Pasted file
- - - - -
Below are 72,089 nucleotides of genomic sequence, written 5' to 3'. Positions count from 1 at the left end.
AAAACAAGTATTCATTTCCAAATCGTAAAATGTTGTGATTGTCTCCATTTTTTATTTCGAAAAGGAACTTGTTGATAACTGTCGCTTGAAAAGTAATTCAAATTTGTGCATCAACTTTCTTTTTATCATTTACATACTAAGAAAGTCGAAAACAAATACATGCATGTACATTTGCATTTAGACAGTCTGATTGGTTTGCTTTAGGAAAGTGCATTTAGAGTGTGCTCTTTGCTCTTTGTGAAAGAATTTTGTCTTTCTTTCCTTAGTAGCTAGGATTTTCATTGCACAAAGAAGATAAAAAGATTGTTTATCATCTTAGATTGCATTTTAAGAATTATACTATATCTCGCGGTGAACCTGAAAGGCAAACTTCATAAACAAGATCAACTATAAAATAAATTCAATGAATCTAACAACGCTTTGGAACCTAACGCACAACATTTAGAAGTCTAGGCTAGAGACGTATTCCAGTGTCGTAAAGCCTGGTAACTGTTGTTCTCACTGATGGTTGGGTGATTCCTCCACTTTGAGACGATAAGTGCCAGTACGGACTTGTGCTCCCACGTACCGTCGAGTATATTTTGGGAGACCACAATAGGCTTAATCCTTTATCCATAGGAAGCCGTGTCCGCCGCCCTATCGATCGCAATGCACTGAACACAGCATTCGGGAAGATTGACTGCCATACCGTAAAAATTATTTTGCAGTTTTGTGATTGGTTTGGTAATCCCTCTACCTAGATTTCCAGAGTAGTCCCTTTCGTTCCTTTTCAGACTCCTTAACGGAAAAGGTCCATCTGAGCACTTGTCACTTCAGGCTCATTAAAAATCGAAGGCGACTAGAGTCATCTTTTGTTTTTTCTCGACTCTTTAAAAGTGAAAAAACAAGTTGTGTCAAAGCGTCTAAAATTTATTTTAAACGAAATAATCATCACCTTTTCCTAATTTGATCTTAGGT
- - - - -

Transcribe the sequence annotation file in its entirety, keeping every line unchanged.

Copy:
Below are 72,089 nucleotides of genomic sequence, written 5' to 3'. Positions count from 1 at the left end.
AAAACAAGTATTCATTTCCAAATCGTAAAATGTTGTGATTGTCTCCATTTTTTATTTCGAAAAGGAACTTGTTGATAACTGTCGCTTGAAAAGTAATTCAAATTTGTGCATCAACTTTCTTTTTATCATTTACATACTAAGAAAGTCGAAAACAAATACATGCATGTACATTTGCATTTAGACAGTCTGATTGGTTTGCTTTAGGAAAGTGCATTTAGAGTGTGCTCTTTGCTCTTTGTGAAAGAATTTTGTCTTTCTTTCCTTAGTAGCTAGGATTTTCATTGCACAAAGAAGATAAAAAGATTGTTTATCATCTTAGATTGCATTTTAAGAATTATACTATATCTCGCGGTGAACCTGAAAGGCAAACTTCATAAACAAGATCAACTATAAAATAAATTCAATGAATCTAACAACGCTTTGGAACCTAACGCACAACATTTAGAAGTCTAGGCTAGAGACGTATTCCAGTGTCGTAAAGCCTGGTAACTGTTGTTCTCACTGATGGTTGGGTGATTCCTCCACTTTGAGACGATAAGTGCCAGTACGGACTTGTGCTCCCACGTACCGTCGAGTATATTTTGGGAGACCACAATAGGCTTAATCCTTTATCCATAGGAAGCCGTGTCCGCCGCCCTATCGATCGCAATGCACTGAACACAGCATTCGGGAAGATTGACTGCCATACCGTAAAAATTATTTTGCAGTTTTGTGATTGGTTTGGTAATCCCTCTACCTAGATTTCCAGAGTAGTCCCTTTCGTTCCTTTTCAGACTCCTTAACGGAAAAGGTCCATCTGAGCACTTGTCACTTCAGGCTCATTAAAAATCGAAGGCGACTAGAGTCATCTTTTGTTTTTTCTCGACTCTTTAAAAGTGAAAAAACAAGTTGTGTCAAAGCGTCTAAAATTTATTTTAAACGAAATAATCATCACCTTTTCCTAATTTGATCTTAGGT